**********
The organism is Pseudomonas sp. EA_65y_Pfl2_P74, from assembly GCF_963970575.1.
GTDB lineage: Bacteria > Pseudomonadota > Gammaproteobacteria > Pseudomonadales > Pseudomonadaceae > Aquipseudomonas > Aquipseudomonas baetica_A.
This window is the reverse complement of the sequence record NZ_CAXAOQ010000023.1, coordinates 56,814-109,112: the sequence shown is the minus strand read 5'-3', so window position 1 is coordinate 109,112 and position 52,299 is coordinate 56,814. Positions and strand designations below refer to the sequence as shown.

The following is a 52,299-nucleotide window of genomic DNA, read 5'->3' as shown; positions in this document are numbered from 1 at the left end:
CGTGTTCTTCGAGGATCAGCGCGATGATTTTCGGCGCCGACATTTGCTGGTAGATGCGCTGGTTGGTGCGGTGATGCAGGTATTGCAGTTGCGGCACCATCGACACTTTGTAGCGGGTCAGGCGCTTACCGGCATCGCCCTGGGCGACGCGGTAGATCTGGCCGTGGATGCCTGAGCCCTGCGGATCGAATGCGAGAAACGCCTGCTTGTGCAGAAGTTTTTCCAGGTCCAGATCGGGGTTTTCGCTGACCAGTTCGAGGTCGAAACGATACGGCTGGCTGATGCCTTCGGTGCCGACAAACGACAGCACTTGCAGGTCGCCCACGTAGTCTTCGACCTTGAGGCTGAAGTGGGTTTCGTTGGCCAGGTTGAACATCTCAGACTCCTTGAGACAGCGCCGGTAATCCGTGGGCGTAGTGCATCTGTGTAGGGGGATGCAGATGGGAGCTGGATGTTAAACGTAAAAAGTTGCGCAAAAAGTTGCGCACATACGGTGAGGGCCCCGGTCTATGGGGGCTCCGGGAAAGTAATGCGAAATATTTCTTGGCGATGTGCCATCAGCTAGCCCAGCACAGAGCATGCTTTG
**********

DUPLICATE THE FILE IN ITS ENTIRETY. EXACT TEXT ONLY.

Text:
The organism is Pseudomonas sp. EA_65y_Pfl2_P74, from assembly GCF_963970575.1.
GTDB lineage: Bacteria > Pseudomonadota > Gammaproteobacteria > Pseudomonadales > Pseudomonadaceae > Aquipseudomonas > Aquipseudomonas baetica_A.
This window is the reverse complement of the sequence record NZ_CAXAOQ010000023.1, coordinates 56,814-109,112: the sequence shown is the minus strand read 5'-3', so window position 1 is coordinate 109,112 and position 52,299 is coordinate 56,814. Positions and strand designations below refer to the sequence as shown.

The following is a 52,299-nucleotide window of genomic DNA, read 5'->3' as shown; positions in this document are numbered from 1 at the left end:
CGTGTTCTTCGAGGATCAGCGCGATGATTTTCGGCGCCGACATTTGCTGGTAGATGCGCTGGTTGGTGCGGTGATGCAGGTATTGCAGTTGCGGCACCATCGACACTTTGTAGCGGGTCAGGCGCTTACCGGCATCGCCCTGGGCGACGCGGTAGATCTGGCCGTGGATGCCTGAGCCCTGCGGATCGAATGCGAGAAACGCCTGCTTGTGCAGAAGTTTTTCCAGGTCCAGATCGGGGTTTTCGCTGACCAGTTCGAGGTCGAAACGATACGGCTGGCTGATGCCTTCGGTGCCGACAAACGACAGCACTTGCAGGTCGCCCACGTAGTCTTCGACCTTGAGGCTGAAGTGGGTTTCGTTGGCCAGGTTGAACATCTCAGACTCCTTGAGACAGCGCCGGTAATCCGTGGGCGTAGTGCATCTGTGTAGGGGGATGCAGATGGGAGCTGGATGTTAAACGTAAAAAGTTGCGCAAAAAGTTGCGCACATACGGTGAGGGCCCCGGTCTATGGGGGCTCCGGGAAAGTAATGCGAAATATTTCTTGGCGATGTGCCATCAGCTAGCCCAGCACAGAGCATGCTTTG